When I first did this, I used a number of wraps of duct tape inside the tire against the heads of the screws. When i pulled the tube after the first flat the duct tape left a huge mess and made it hard to find the hole. Might have been a pinch flat but pretty sure if it was not from the heads of the screws cus they get sucked in good to the inside if of the tire when when you impact on the nuts. They will not pull through. Anyway when I did flat. I then took that UHD tube out, cut out the valve and cut down the inside to open it up. I put it around a new UHD tube and stuffed it in the tire against the screw head's, then mounted the tire. Again this was a BITCH. I then filled enough air to set the rear bead, the when down to something like 2 PSI and even 0 PSI was ok.

 

These were the Tapcon screws I used and get a deep socket and drive the nuts down really tight the first time

 

here are some pics of the rear after some hard rides on mixed snow and dirt. Middle pic si the front other 2 or the rear. They still worked awesome!!!

tapcon.jpg

DSCF0296.JPG

DSCF0297.JPG

DSCF0298.JPG

Edited by filterx

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Opps I thought you meant an old street tire TUBE.

 

I used the concrete screw method to stud my dirt bike tires and never had an issue with them pulling out. Just getting flats..

No worries  :thumbsup:

 

Ya those last 2 pics are of my bike and this works great IMO.

 

When I first did this, I used a number of wraps of duct tape inside the tire against the heads of the screws. When i pulled the tube after the first flat the duct tape left a huge mess and made it hard to find the hole. Might have been a pinch flat but pretty sure if it was not from the heads of the screws cus they get sucked in good to the inside if of the tire when when you impact on the nuts. They will not pull through. Anyway when I did flat. I then took that UHD tube out, cut out the valve and cut down the inside to open it up. I put it around a new UHD tube and stuffed it in the tire against the screw head's, then mounted the tire. Again this was a BITCH. I then filled enough air to set the rear bead, the when down to something like 2 PSI and even 0 PSI was ok.

 

These were the Tapcon screws I used and get a deep socket and drive the nuts down really tight the first time

 

here are some pics of the rear after some hard rides on mixed snow and dirt. Middle pic si the front other 2 or the rear. They still worked awesome!!!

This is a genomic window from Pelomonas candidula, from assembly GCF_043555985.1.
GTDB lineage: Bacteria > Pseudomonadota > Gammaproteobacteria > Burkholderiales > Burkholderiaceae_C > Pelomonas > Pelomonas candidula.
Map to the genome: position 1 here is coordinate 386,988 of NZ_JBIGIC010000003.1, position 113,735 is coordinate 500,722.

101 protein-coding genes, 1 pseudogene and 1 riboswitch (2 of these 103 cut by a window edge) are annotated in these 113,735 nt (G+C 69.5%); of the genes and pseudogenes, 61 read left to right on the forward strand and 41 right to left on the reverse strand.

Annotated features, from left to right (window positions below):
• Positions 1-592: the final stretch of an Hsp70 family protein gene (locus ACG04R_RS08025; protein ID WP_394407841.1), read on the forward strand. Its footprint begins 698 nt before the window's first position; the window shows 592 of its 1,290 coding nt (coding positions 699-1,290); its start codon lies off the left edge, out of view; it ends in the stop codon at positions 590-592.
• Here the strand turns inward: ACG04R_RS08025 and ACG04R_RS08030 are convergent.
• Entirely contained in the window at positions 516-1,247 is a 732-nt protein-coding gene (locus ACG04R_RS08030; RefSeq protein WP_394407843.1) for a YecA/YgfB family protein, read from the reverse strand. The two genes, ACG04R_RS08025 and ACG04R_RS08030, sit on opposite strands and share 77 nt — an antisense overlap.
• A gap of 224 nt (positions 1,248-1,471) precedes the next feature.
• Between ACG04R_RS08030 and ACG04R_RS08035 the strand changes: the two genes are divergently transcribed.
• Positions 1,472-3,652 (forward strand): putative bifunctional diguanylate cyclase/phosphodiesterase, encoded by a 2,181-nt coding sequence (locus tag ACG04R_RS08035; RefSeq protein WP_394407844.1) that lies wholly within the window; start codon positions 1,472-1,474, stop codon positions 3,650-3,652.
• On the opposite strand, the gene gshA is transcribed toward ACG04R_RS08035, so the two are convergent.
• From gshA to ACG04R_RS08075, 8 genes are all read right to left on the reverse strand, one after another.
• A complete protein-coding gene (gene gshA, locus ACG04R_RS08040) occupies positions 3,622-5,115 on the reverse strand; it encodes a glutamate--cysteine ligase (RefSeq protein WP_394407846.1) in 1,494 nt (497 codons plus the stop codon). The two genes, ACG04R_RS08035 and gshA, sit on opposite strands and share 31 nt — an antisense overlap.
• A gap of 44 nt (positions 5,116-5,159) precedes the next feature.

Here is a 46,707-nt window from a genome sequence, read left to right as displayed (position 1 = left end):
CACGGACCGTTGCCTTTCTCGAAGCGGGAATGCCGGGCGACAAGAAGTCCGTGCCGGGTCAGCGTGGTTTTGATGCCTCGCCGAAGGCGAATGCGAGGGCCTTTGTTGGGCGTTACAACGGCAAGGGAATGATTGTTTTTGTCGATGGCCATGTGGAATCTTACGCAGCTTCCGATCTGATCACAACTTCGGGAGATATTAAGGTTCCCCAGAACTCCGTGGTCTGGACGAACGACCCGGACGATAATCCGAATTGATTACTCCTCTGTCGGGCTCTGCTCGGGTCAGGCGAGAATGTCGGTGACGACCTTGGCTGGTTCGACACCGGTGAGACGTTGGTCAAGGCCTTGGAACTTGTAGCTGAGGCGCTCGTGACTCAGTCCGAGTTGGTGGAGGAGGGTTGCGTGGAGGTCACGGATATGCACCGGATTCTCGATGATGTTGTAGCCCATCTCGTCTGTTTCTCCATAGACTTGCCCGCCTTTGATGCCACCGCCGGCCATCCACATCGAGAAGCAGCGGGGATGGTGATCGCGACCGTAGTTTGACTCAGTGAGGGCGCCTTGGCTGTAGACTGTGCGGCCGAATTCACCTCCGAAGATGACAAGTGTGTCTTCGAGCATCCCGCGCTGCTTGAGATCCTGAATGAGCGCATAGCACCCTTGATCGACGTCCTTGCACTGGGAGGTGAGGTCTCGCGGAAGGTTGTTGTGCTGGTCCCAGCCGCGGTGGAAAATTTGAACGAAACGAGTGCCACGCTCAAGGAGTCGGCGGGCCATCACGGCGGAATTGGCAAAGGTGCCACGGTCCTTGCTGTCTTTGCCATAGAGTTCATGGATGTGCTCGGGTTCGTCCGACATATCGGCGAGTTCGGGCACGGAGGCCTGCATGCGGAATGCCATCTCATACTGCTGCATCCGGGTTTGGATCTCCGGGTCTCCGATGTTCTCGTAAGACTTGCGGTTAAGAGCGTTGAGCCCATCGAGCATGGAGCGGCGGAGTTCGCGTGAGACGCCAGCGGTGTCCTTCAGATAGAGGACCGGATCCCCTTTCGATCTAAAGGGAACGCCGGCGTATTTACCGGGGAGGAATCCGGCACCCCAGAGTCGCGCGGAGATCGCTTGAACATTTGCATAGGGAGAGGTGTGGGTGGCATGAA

You're a better man than me, I just opened up the check book and bought a set of Mitas Winter Friction tires  :devil:

Edited by CBus660R
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wouldnt it be easier to glue the old UHD tube to the inside of the tire, then carry on normally?

 

why is a deep socket needed?  seems like a normal one would do the trick?

 

im thinking of just using normal studs in the front.

 

how come you did every 2nd rear lug?  im thinking of doing every single lug.  any reason not to?

 

ill be riding in about 12" or so of powder, with frozen ground underneath on a crf450. I hope they hold up longer than a few rides as im sacrificing a brand new set of 180$ tires for this.

 

I think ive got a youtube video in my saved list that walks you through it and shows you exactly what you all need.

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Yep - It was a crap load of working doing this ONCE and extremely rewardiing. I've got these tires for sale if anyone is interested cus the $$ will go towards a set of something these  pre made ones...

 

IMO if your not riding on a frozen lake or some where you need spikes all you really need is studs.

 

 

http://www.kevinscycle.com/mixed-terrain/

 

Studded%20Tire%20Pics%20048.jpg

Edited by filterx

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No worries  :thumbsup:

 

You're a better man than me, I just opened up the check book and bought a set of Mitas Winter Friction tires  :devil:

 

wow. 350$ USD for 1 tire... thats 1000$ canadian for a set of tires. no kidding you opened up the check book.  damn near to re mortgage the house to buy those things.

 

ive tried the plain stud thing.  80$ for studs and 3 hours in the shop just to ride for an hour before theyre shredded up and falling out. no thanks.

Edited by coryf89

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wow. 350$ USD for 1 tire... thats 1000$ canadian for a set of tires. no kidding you opened up the check book. damn near to re mortgage the house to buy those things.

This will be my 3rd season on them and they still look great. I know guys who have a set pushing 10 years old. As long as you don't do anything dumb, they don't wear out. All that happnes is the eventually dry rot.

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I use a 19" street tire. Still have one if you want it. I am pretty sure I used a utility knife to cut out the beads.